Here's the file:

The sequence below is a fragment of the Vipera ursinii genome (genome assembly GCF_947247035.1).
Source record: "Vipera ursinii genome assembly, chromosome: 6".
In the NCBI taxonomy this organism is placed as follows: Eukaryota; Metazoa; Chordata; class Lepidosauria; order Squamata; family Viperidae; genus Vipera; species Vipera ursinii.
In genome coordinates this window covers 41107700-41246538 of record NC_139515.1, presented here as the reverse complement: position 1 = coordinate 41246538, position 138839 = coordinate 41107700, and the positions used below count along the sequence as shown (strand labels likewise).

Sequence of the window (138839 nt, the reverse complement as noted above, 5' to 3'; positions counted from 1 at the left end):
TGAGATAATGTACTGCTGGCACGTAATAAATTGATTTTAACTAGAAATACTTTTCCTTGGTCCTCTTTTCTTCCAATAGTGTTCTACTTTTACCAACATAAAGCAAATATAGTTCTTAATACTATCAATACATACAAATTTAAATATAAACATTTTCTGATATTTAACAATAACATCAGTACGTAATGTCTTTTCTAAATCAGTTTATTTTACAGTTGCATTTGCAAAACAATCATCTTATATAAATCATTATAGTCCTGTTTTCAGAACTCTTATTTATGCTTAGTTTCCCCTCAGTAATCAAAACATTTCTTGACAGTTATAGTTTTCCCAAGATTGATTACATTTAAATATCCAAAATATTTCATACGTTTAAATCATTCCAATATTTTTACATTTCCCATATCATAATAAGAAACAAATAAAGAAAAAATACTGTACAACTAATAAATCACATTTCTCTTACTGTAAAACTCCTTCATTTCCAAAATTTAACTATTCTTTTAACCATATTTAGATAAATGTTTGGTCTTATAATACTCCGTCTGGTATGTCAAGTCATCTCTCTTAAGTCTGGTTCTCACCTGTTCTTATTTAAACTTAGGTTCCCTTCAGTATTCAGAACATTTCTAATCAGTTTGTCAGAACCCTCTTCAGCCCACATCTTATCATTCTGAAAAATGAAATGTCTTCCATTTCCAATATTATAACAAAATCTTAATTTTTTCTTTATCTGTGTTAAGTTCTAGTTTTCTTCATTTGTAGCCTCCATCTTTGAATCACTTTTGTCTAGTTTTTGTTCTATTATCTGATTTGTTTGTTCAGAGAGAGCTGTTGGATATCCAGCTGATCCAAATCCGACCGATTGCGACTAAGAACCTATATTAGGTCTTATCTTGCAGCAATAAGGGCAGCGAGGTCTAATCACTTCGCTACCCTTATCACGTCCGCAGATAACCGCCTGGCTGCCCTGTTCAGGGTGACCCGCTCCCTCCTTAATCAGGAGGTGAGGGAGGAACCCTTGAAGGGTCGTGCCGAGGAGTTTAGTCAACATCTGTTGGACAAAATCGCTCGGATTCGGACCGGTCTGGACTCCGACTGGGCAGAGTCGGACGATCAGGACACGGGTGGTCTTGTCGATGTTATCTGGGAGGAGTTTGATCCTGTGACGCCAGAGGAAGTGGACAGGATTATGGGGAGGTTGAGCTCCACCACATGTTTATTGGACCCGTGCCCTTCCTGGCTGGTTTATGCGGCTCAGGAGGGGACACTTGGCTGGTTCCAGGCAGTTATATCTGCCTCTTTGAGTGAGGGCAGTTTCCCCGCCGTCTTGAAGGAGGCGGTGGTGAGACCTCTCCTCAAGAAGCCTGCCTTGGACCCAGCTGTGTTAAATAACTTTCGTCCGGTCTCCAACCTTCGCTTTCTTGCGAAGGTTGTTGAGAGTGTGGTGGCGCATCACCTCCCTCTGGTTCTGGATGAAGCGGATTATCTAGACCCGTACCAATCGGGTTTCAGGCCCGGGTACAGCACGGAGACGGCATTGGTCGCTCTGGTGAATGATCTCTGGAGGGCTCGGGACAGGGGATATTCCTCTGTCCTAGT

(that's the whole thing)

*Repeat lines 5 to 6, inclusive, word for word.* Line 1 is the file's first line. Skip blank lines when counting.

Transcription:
Sequence of the window (138839 nt, the reverse complement as noted above, 5' to 3'; positions counted from 1 at the left end):
TGAGATAATGTACTGCTGGCACGTAATAAATTGATTTTAACTAGAAATACTTTTCCTTGGTCCTCTTTTCTTCCAATAGTGTTCTACTTTTACCAACATAAAGCAAATATAGTTCTTAATACTATCAATACATACAAATTTAAATATAAACATTTTCTGATATTTAACAATAACATCAGTACGTAATGTCTTTTCTAAATCAGTTTATTTTACAGTTGCATTTGCAAAACAATCATCTTATATAAATCATTATAGTCCTGTTTTCAGAACTCTTATTTATGCTTAGTTTCCCCTCAGTAATCAAAACATTTCTTGACAGTTATAGTTTTCCCAAGATTGATTACATTTAAATATCCAAAATATTTCATACGTTTAAATCATTCCAATATTTTTACATTTCCCATATCATAATAAGAAACAAATAAAGAAAAAATACTGTACAACTAATAAATCACATTTCTCTTACTGTAAAACTCCTTCATTTCCAAAATTTAACTATTCTTTTAACCATATTTAGATAAATGTTTGGTCTTATAATACTCCGTCTGGTATGTCAAGTCATCTCTCTTAAGTCTGGTTCTCACCTGTTCTTATTTAAACTTAGGTTCCCTTCAGTATTCAGAACATTTCTAATCAGTTTGTCAGAACCCTCTTCAGCCCACATCTTATCATTCTGAAAAATGAAATGTCTTCCATTTCCAATATTATAACAAAATCTTAATTTTTTCTTTATCTGTGTTAAGTTCTAGTTTTCTTCATTTGTAGCCTCCATCTTTGAATCACTTTTGTCTAGTTTTTGTTCTATTATCTGATTTGTTTGTTCAGAGAGAGCTGTTGGATATCCAGCTGATCCAAATCCGACCGATTGCGACTAAGAACCTATATTAGGTCTTATCTTGCAGCAATAAGGGCAGCGAGGTCTAATCACTTCGCTACCCTTATCACGTCCGCAGATAACCGCCTGGCTGCCCTGTTCAGGGTGACCCGCTCCCTCCTTAATCAGGAGGTGAGGGAGGAACCCTTGAAGGGTCGTGCCGAGGAGTTTAGTCAACATCTGTTGGACAAAATCGCTCGGATTCGGACCGGTCTGGACTCCGACTGGGCAGAGTCGGACGATCAGGACACGGGTGGTCTTGTCGATGTTATCTGGGAGGAGTTTGATCCTGTGACGCCAGAGGAAGTGGACAGGATTATGGGGAGGTTGAGCTCCACCACATGTTTATTGGACCCGTGCCCTTCCTGGCTGGTTTATGCGGCTCAGGAGGGGACACTTGGCTGGTTCCAGGCAGTTATATCTGCCTCTTTGAGTGAGGGCAGTTTCCCCGCCGTCTTGAAGGAGGCGGTGGTGAGACCTCTCCTCAAGAAGCCTGCCTTGGACCCAGCTGTGTTAAATAACTTTCGTCCGGTCTCCAACCTTCGCTTTCTTGCGAAGGTTGTTGAGAGTGTGGTGGCGCATCACCTCCCTCTGGTTCTGGATGAAGCGGATTATCTAGACCCGTACCAATCGGGTTTCAGGCCCGGGTACAGCACGGAGACGGCATTGGTCGCTCTGGTGAATGATCTCTGGAGGGCTCGGGACAGGGGATATTCCTCTGTCCTAGT